History of the Albert P. Smith Music Center
The music department is housed in the Albert P. Smith Music Center, a brick and masonry structure that was constructed in 1922 as a physical education building. The building continued to be used in its original purpose first by Strong Junior High School and then Grand Rapids Junior College until 1976 when the Ford Field House was completed. The building stood vacant for three years until it was determined structurally sound for conversion into other educational uses. Renovation work began in September 1979, and was completed in August 1980 allowing the Music Department to move into its newly adapted facility. The Music Center underwent a major $8.5 Million renovation during the 2016-17 academic year. At that time the interior of the structure was completely gutted and artistically remodeled to address the acoustic and sound transfer requirements of a world class music facility.
The Music Center is a smoke-free environment. Smoking is not permitted in any location on the GRCC campus. Eating and drinking is allowed in the student commons area on the first floor of the Music Center, but never in any room that has a computer or a piano. The Music Department faculty and staff are dedicated to providing the best educational environment possible and are very proud of our facilities. We therefore expect that all persons who use the Music Center to do so with great care and respect.
Hours of Operation
The Albert P. Smith Music Center is open on Weekdays from 7 a.m. until 10:15 p.m. The building will close on Fridays at 9:15 p.m. The Music Center is open on weekends for special events only.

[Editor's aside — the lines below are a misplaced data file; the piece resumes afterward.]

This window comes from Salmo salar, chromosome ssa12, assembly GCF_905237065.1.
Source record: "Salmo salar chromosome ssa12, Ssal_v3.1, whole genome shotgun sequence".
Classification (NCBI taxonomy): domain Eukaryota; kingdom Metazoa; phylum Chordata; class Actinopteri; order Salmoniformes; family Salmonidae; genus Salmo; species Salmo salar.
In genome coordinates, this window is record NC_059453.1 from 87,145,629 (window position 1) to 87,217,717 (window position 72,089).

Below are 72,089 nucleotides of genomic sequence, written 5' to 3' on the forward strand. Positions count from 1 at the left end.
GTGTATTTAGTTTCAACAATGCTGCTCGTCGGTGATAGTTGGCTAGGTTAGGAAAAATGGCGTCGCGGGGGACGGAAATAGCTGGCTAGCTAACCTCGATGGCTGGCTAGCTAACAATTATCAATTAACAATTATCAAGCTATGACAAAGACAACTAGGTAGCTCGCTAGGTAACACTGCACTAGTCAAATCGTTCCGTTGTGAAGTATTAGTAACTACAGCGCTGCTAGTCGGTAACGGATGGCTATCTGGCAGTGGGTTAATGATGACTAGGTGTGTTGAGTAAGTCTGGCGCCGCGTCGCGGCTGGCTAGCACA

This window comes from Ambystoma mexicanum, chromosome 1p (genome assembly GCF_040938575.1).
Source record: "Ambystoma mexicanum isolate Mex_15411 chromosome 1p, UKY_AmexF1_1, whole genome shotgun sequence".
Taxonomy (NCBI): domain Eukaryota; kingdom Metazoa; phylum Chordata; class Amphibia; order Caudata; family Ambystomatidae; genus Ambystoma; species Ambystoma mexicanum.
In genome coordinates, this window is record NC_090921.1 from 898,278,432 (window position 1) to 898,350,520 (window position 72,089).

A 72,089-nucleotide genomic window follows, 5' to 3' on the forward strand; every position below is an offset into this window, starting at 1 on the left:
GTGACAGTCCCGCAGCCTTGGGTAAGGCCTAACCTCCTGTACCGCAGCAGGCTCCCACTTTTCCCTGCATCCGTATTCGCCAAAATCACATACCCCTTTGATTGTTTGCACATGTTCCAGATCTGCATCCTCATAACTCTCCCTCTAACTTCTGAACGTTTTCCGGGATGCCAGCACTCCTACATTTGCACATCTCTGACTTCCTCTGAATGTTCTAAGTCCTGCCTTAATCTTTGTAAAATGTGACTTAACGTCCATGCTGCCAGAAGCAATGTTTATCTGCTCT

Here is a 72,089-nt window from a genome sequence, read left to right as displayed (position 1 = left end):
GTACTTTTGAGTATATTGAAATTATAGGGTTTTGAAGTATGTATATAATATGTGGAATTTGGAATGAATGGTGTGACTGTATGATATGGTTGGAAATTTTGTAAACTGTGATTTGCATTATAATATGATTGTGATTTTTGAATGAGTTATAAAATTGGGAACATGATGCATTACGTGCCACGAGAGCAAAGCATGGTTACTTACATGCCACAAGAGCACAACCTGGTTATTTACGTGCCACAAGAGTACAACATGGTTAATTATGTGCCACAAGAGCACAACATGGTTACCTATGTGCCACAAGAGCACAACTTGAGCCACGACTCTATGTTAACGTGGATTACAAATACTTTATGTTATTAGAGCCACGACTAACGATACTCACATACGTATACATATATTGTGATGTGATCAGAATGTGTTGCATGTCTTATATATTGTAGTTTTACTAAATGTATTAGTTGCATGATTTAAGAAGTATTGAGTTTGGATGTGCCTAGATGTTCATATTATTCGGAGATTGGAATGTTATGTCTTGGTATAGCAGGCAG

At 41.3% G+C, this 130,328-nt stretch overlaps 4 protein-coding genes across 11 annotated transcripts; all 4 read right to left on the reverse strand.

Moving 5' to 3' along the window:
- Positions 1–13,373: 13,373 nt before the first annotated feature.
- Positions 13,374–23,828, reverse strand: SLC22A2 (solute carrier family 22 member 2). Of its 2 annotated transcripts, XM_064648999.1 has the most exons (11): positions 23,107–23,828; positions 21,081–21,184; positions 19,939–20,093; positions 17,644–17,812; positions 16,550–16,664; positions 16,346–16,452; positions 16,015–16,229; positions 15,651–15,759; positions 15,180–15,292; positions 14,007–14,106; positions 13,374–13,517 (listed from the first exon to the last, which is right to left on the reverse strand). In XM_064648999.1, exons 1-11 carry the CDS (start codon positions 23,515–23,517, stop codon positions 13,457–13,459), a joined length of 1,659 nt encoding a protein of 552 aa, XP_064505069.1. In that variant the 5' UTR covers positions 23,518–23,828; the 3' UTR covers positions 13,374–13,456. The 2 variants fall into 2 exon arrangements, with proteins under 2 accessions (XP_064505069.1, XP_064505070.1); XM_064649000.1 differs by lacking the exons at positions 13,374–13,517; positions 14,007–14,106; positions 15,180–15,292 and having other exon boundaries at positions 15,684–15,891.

The Music Center provides sixteen practice rooms for student’s use. All practice rooms are equipped with a piano and a music stand and they are available free of charge. The practice room suite may be accessed on weekdays after 5 p.m. only by those students that are currently enrolled in music classes. Raider Card Scanning will monitor all students who access the practice room suite after 5 p.m..
There are specific practice rooms for percussion, and piano majors. In addition, piano majors may schedule the use of the concert grand piano to rehearse for recitals and juries. Music majors will practice at least two hours each day on their primary instrument.
The Music Center houses three Music Laboratories that are an essential part of our student’s learning.
- The Piano Lab – located on the 3rd floor is used primarily for Piano Techniques Classes. This lab contains twelve digital piano workstations, and a teacher’s console. This lab enables the instructor to work with students individually or in groups. Open lab tutorial is scheduled in this lab each week.
- The Music Computer Lab – located on the first floor is a twenty-one-station Music Processing/Audio Recording lab. Each station is equipped with a state of the art Macintosh computer and compatible piano keyboard as well as headphones and inputs for microphones and electric instruments. Students use the lab for music processing, ear training and digital recording/sequencing. Students can also use the Music lab for required listening in their Music History and Music Appreciation courses.
- The Recording Technology Suite – is located on the second floor of the Music Center. The suite contains five digital audio workstations, a sound stage/green room, dead room and Recording Technology classroom and Recording Studio.
Recitals are not a requirement for graduation; however we do recommend that students who are expecting to transfer to a senior institution prepare a recital. Students who choose to perform a sophomore recital will follow the procedure listed below: